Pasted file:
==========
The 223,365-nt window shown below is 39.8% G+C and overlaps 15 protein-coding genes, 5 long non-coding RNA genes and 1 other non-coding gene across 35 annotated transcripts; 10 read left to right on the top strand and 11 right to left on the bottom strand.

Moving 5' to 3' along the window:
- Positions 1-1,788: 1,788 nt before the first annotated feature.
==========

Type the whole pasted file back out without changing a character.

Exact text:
The 223,365-nt window shown below is 39.8% G+C and overlaps 15 protein-coding genes, 5 long non-coding RNA genes and 1 other non-coding gene across 35 annotated transcripts; 10 read left to right on the top strand and 11 right to left on the bottom strand.

Moving 5' to 3' along the window:
- Positions 1-1,788: 1,788 nt before the first annotated feature.